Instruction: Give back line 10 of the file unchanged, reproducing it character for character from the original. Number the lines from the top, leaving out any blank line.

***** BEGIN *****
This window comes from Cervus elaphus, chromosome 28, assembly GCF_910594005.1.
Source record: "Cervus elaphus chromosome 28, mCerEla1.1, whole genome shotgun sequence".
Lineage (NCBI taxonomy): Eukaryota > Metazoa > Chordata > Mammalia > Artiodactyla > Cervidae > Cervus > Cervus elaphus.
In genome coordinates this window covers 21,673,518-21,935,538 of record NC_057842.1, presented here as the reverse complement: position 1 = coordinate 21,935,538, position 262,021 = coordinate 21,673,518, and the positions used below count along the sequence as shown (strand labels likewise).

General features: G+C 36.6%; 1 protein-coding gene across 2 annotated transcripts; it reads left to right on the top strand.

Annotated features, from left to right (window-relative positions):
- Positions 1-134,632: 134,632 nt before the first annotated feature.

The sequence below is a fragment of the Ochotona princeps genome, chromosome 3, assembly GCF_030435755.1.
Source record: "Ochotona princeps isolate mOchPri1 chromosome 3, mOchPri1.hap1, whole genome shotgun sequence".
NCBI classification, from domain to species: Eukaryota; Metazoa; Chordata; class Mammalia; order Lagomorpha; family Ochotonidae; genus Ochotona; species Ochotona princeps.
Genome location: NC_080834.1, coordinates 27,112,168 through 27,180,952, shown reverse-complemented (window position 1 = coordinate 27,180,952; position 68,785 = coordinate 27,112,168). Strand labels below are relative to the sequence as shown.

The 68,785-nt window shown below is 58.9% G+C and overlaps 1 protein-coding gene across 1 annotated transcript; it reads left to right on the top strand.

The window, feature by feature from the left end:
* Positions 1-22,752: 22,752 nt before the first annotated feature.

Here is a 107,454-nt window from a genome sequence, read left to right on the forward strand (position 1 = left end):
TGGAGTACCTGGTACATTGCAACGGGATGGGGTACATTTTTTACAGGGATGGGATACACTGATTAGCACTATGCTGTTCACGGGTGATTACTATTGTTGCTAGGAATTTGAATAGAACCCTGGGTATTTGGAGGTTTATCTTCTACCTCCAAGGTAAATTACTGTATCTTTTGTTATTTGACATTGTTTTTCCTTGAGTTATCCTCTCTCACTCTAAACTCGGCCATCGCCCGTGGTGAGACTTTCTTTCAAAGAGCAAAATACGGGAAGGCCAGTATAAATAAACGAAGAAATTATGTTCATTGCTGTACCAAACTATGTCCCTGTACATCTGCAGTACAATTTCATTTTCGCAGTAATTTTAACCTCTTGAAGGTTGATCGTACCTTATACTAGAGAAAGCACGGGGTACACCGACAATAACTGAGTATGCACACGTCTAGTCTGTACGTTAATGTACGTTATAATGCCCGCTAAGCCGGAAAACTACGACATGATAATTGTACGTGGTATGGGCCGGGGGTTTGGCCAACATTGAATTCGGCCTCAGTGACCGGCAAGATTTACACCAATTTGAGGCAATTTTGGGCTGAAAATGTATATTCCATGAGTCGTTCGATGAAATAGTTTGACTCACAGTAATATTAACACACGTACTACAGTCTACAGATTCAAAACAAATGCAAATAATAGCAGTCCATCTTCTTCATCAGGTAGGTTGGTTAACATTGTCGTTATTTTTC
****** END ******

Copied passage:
NCBI classification, from domain to species: Eukaryota; Metazoa; Chordata; class Mammalia; order Lagomorpha; family Ochotonidae; genus Ochotona; species Ochotona princeps.